music/text: David Friedemann
vocals: Friederike Pilz, David Friedemann
mixing/mastering: M. S. Christ
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The songs of the project NAD LABEM jump purposefully out of the box, which you may inexcusably open hesitantly because one or the other cryptic psalm comes along confrontationally ridden on the powerful beat. And actually, the box is a rather personal drawer of musician/drummer David Friedemann with fragmented poetic affairs of the heart, loose thread ends, and collected jump approaches, which on top of that seemed to be stuck for a long time, maybe also because he usually doesn’t blurt things out and rather is reserved, although his pulse is beating all the time. And how strong it is beating, you could at least guess by listening to the legendary Planet9, the wonderfully intricate ne:o and menkenkes, all bands with roots in Dresden.
Whether it was the personal crisis in the global, the ripe time, or a sudden crunch on one of these days – David Friedemann took heart, dumped that drawer, and started to work. The result is a whole album that brings leftover fragments of texts, impressions, and thoughts back into the flow of time on an always central beat, where they grow into wonderful songs, which also really have the inherent art to develop with each listen, despite their brittle initial contact.
A physically perceptible restlessness dashes into the ambivalence in the arrangement, which he learned not at least from his old bands, and prematurely puts an end to any potential for deviation, for example in the direction of „reference hell“. In the turbulently shimmering opener “rochelle” with its chord stars in the firmament, which are only sham-sedative, it is downright declared that there is no time to argue about “den zweiten Platz an Deck” (the second place on deck), because: „Von dort scheint der Himmel meilenweit“ (From there the sky seems miles away.) The movement forward remains crucial; when Friedemann’s steam sailor threatens list or slack, the rhythm is skilfully shifted up two gears at the right time, as in “mbour” (the dancing leg has been twitching all the time anyway) or in “aaahhlx” with cheeky text garlands and an awesome house uptempo groove, the disco ball is turned on.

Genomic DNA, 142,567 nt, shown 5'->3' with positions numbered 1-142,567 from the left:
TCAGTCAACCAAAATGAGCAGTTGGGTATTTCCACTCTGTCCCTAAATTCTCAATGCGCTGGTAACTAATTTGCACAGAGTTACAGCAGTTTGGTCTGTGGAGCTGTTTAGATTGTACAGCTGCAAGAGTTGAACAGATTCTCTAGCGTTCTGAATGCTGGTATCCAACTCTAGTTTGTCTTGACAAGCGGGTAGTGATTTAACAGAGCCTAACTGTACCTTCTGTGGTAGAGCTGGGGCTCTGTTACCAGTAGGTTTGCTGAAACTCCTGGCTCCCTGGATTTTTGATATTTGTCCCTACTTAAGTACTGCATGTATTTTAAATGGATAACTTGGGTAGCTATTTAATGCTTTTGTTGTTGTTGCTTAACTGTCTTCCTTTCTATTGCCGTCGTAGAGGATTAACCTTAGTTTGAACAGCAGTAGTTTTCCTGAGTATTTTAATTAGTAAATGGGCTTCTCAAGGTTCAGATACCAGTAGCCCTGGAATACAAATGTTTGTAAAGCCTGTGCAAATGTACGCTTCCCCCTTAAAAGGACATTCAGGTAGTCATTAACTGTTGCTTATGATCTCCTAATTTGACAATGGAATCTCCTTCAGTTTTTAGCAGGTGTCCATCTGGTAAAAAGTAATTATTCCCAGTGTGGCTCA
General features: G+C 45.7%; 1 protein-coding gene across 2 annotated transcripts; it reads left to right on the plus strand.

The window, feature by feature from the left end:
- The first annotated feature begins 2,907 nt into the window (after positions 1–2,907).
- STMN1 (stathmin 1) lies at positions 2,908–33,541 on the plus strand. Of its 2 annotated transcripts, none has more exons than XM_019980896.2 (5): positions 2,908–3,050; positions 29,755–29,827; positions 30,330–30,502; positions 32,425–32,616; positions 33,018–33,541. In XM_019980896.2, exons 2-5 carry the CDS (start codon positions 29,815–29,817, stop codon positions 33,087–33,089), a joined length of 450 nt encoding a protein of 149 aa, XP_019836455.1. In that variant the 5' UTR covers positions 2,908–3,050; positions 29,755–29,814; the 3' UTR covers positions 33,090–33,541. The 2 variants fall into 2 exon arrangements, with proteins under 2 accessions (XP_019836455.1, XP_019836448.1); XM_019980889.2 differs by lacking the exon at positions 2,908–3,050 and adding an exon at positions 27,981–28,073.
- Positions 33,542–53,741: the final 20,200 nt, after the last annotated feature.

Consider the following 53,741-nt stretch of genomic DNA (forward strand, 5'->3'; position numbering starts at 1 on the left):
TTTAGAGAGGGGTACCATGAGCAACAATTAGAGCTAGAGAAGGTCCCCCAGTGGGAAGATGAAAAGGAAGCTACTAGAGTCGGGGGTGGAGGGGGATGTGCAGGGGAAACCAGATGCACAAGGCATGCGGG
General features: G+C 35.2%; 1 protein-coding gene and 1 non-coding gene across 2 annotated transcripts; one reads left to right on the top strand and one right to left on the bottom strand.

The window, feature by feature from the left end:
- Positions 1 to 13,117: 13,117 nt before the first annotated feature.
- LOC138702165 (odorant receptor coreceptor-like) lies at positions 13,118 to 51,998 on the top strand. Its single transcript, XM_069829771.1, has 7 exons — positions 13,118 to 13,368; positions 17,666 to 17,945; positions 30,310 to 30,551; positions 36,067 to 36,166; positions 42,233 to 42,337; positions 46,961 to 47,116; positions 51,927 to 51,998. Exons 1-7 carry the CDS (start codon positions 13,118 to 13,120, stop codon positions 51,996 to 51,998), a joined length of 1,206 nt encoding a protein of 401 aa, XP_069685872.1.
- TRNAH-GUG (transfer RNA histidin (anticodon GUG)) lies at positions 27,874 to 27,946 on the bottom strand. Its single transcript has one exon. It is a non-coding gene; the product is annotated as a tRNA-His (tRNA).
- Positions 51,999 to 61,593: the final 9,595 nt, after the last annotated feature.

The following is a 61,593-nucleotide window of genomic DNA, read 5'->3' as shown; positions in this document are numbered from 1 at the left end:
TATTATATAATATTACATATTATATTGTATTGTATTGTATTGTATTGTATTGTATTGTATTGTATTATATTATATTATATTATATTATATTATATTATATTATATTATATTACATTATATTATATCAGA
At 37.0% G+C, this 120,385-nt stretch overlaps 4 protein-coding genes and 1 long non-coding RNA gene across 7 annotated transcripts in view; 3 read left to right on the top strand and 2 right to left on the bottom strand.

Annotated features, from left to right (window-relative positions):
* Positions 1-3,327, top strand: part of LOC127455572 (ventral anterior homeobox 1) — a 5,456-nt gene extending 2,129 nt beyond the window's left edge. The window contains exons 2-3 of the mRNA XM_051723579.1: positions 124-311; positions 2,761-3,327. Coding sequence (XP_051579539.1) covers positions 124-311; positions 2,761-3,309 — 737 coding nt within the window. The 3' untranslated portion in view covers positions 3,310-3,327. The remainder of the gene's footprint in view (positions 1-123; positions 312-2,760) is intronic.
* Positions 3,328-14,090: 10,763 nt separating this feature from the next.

And yet: longing fights with urge, melancholy with euphoria, threat with liberation. And all of that is surprisingly un-theatrically because the arrangement is primarily reduced to keystrokes, percussion, and – vocals. It’s one of the many beautiful – and conceptually coherent – surprises on the album that David Friedemann sends his own voice, which has so far been less heard, forward with at most a very brief blink of the eye, between brittle speech and sensitive tension in the gentle.
Wanting to survive alone in this deliberately opened pressure chamber was undoubtedly the right impulse to start running, but over the long distance, it would have been at least a risky, if not fatal, gait. And through the songs the project NAD LABEM developed, which brought companions into the boat, who became almost organic partners in their solidarity and common musicality: long-time friend and band colleague Marco Sebastian Christ, sparring partner in the arrangements and mastermind mixing, and Friederike Pilz, who brings her voice to David Friedemann’s singing in a way that guarantees the oxygen supply even in narrow passages. At neuralgic points, be it exhilarated in “binnenherz” (the title of a song with outrageous single qualities) or painting against the grain, it sloshes over the tense, creaking planks like a wave of freshly foaming spray. The noticeably lively and catchy listening experience of this collaboration was preceded by a serious creative process in the ping-pong style, in which Frederike Pilz also brought something amazing to light. Where David Friedemann steers the project after this lively impact is currently left open by the partners, without being able to hide the aroused interest in it.
(Text: Norbert Seidel, translated from German)